Mayor Bloomberg, union OK merit pay for teachers

, October 18, 2007

   Mayor Michael Bloomberg announced yesterday that he and United Federation of Teachers President Rand               Weingarten have reached a deal on a $20-million-a-year merit pay program for 200 of the city's highest-need                schools.

   The bonuses would not be linked to individual student or classroom performance, but to schoolwide gains as                   measured by the city's new progress report system. The specific criteria for winning extra funds still are being               determined, and the proposal needs state approval.

    The concept of merit pay linking teacher compensation to student achievement is debated among many educators,          labor leaders and politicians. Labor unions, including the National Education Association and the American                   Federation of Teachers, oppose the idea of tying a teacher's paycheck to how well their students do on tests

     Weingarten, who also is a vice president of the 1.4-million-member American Federation of Teachers, said she              does not support linking individual class or student performance to teacher compensation.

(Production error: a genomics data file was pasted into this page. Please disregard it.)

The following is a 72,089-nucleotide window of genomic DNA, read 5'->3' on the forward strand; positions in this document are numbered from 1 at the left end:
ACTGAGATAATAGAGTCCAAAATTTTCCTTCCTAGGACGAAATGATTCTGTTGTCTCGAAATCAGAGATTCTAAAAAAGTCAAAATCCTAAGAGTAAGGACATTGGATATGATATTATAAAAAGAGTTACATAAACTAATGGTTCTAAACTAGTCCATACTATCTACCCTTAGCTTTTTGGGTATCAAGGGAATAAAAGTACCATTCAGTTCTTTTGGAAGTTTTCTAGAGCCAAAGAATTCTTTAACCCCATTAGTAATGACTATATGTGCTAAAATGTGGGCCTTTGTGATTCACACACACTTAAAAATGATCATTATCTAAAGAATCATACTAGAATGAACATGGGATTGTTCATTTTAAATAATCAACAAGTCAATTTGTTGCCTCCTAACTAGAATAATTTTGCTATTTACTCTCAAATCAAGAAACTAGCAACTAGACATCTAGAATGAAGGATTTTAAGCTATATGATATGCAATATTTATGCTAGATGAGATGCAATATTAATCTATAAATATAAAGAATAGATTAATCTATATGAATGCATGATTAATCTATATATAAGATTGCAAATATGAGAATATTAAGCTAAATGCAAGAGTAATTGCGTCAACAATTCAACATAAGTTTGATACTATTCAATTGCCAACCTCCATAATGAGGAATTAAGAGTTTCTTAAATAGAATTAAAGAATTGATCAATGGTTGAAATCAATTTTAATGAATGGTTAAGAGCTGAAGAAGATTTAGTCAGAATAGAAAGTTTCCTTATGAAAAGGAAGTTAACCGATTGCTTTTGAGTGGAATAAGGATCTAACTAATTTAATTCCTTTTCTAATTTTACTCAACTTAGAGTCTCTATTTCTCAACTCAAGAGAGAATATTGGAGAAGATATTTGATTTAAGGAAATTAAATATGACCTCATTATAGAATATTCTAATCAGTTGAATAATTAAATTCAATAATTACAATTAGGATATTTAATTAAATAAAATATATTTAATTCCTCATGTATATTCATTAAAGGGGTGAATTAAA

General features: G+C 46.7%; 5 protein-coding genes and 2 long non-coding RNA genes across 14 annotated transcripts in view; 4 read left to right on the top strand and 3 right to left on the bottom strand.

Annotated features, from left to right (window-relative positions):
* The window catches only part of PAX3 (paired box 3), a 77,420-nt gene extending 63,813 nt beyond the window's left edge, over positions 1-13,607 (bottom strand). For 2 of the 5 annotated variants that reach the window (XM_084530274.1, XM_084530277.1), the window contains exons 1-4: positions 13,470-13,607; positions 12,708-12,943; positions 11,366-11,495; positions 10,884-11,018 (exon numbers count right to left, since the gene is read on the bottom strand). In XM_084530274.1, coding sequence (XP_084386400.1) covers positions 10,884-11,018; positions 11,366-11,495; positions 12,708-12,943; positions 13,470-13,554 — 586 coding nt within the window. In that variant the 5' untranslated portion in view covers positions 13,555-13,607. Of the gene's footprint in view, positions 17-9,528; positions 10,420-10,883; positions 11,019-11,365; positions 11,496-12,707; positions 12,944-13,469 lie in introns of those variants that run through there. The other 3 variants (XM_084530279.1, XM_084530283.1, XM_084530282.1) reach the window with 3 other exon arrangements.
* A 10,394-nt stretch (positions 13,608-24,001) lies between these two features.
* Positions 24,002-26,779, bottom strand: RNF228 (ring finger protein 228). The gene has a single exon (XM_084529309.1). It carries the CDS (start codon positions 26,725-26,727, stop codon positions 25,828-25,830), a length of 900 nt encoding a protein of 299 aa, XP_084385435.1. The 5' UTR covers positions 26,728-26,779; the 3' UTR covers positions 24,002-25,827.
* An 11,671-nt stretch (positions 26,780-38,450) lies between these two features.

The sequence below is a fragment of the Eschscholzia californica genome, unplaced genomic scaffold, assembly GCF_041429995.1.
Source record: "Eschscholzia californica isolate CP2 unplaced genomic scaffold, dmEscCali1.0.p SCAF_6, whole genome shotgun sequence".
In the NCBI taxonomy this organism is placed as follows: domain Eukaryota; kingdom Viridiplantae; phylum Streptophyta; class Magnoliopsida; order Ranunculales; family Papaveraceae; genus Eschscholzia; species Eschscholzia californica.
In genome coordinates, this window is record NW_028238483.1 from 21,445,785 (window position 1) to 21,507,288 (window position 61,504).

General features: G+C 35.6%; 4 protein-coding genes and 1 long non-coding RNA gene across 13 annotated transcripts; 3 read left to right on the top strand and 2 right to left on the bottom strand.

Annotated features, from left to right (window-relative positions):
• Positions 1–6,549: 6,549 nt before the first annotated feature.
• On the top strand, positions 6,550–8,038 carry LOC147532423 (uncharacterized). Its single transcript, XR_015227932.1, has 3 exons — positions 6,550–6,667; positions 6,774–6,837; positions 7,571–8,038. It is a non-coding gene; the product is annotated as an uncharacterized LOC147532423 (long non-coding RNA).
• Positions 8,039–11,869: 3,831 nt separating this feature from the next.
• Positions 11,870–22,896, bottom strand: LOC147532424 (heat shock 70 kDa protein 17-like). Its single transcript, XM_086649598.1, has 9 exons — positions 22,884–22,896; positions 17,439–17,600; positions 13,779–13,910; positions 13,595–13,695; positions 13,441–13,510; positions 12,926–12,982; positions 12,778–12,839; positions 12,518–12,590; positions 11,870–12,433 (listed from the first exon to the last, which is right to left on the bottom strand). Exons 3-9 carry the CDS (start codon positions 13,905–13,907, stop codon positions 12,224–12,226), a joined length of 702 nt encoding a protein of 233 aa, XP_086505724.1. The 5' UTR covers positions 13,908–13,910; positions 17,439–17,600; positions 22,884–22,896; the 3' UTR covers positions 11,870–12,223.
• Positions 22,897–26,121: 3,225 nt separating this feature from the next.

The deal outlined yesterday is different, she said. "When a school works as a team, when teacher voice is                     respected, when people are collaborative in partnership, schools succeed - and that's how you use incentives,             to help make schools succeed," she said at City Hall.

      Bloomberg said he believes in using rewards to encourage individual employee performance, but said schools             are different because educators often share responsibilities.

    "It's really hard to tell whether it is just you and your students, or whether it's other teachers in the school that                  support you - may in fact have the kids for parts of the day that you don't have them," he said. "And so having a            schoolwide system does make some sense."

     New York City's education system has 1,450 schools, 80,000 teachers and more than 1 million students, with an            annual budget of $17 billion.

     Under the plan, each school would appoint its own four-person committee of two UFT members and two principals        as representatives who would decide how to divide any money that is awarded.

     Those compensation committees could choose to spread funds evenly throughout the school or to give more to               individual teachers who have shown particular progress. Seniority cannot be a factor in handing out the extra               pay, the deal says.

     Each qualifying school has a choice of whether to opt into the program. The first year of bonuses will be paid with           private money, followed by public funding if it is deemed successful.